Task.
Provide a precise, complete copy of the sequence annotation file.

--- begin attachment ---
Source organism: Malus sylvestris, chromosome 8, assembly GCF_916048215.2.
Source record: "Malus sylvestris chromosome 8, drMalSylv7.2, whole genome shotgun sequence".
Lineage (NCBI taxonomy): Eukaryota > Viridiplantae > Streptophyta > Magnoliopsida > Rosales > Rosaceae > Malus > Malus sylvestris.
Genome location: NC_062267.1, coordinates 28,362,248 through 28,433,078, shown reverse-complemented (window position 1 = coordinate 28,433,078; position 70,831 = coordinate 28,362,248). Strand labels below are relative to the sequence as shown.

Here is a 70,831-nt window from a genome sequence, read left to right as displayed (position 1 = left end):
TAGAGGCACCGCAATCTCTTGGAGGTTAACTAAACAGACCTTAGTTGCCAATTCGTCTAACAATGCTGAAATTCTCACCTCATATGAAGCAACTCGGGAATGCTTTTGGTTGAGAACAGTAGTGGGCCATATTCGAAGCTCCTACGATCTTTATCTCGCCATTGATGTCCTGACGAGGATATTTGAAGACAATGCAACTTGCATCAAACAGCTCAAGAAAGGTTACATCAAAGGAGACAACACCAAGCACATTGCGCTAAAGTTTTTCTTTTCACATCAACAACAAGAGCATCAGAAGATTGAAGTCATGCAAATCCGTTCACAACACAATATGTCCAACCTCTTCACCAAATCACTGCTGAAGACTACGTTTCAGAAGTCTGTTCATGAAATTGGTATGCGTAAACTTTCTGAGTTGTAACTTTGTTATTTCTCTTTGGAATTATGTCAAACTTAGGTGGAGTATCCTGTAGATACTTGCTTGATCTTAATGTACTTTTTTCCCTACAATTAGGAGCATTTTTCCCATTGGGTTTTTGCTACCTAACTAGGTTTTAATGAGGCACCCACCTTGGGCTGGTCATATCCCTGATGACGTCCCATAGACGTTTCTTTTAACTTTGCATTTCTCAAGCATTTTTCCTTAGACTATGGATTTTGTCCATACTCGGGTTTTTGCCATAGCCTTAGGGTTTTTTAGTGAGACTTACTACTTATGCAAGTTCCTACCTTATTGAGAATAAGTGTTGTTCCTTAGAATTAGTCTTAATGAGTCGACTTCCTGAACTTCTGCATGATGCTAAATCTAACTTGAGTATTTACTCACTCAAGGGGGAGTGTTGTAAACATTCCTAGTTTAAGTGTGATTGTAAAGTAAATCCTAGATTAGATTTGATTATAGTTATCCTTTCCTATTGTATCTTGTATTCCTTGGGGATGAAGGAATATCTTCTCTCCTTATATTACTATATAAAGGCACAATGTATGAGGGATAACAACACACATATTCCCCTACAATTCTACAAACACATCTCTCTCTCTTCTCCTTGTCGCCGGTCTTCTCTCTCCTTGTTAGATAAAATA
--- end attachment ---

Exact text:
Source organism: Malus sylvestris, chromosome 8, assembly GCF_916048215.2.
Source record: "Malus sylvestris chromosome 8, drMalSylv7.2, whole genome shotgun sequence".
Lineage (NCBI taxonomy): Eukaryota > Viridiplantae > Streptophyta > Magnoliopsida > Rosales > Rosaceae > Malus > Malus sylvestris.
Genome location: NC_062267.1, coordinates 28,362,248 through 28,433,078, shown reverse-complemented (window position 1 = coordinate 28,433,078; position 70,831 = coordinate 28,362,248). Strand labels below are relative to the sequence as shown.

Here is a 70,831-nt window from a genome sequence, read left to right as displayed (position 1 = left end):
TAGAGGCACCGCAATCTCTTGGAGGTTAACTAAACAGACCTTAGTTGCCAATTCGTCTAACAATGCTGAAATTCTCACCTCATATGAAGCAACTCGGGAATGCTTTTGGTTGAGAACAGTAGTGGGCCATATTCGAAGCTCCTACGATCTTTATCTCGCCATTGATGTCCTGACGAGGATATTTGAAGACAATGCAACTTGCATCAAACAGCTCAAGAAAGGTTACATCAAAGGAGACAACACCAAGCACATTGCGCTAAAGTTTTTCTTTTCACATCAACAACAAGAGCATCAGAAGATTGAAGTCATGCAAATCCGTTCACAACACAATATGTCCAACCTCTTCACCAAATCACTGCTGAAGACTACGTTTCAGAAGTCTGTTCATGAAATTGGTATGCGTAAACTTTCTGAGTTGTAACTTTGTTATTTCTCTTTGGAATTATGTCAAACTTAGGTGGAGTATCCTGTAGATACTTGCTTGATCTTAATGTACTTTTTTCCCTACAATTAGGAGCATTTTTCCCATTGGGTTTTTGCTACCTAACTAGGTTTTAATGAGGCACCCACCTTGGGCTGGTCATATCCCTGATGACGTCCCATAGACGTTTCTTTTAACTTTGCATTTCTCAAGCATTTTTCCTTAGACTATGGATTTTGTCCATACTCGGGTTTTTGCCATAGCCTTAGGGTTTTTTAGTGAGACTTACTACTTATGCAAGTTCCTACCTTATTGAGAATAAGTGTTGTTCCTTAGAATTAGTCTTAATGAGTCGACTTCCTGAACTTCTGCATGATGCTAAATCTAACTTGAGTATTTACTCACTCAAGGGGGAGTGTTGTAAACATTCCTAGTTTAAGTGTGATTGTAAAGTAAATCCTAGATTAGATTTGATTATAGTTATCCTTTCCTATTGTATCTTGTATTCCTTGGGGATGAAGGAATATCTTCTCTCCTTATATTACTATATAAAGGCACAATGTATGAGGGATAACAACACACATATTCCCCTACAATTCTACAAACACATCTCTCTCTCTTCTCCTTGTCGCCGGTCTTCTCTCTCCTTGTTAGATAAAATA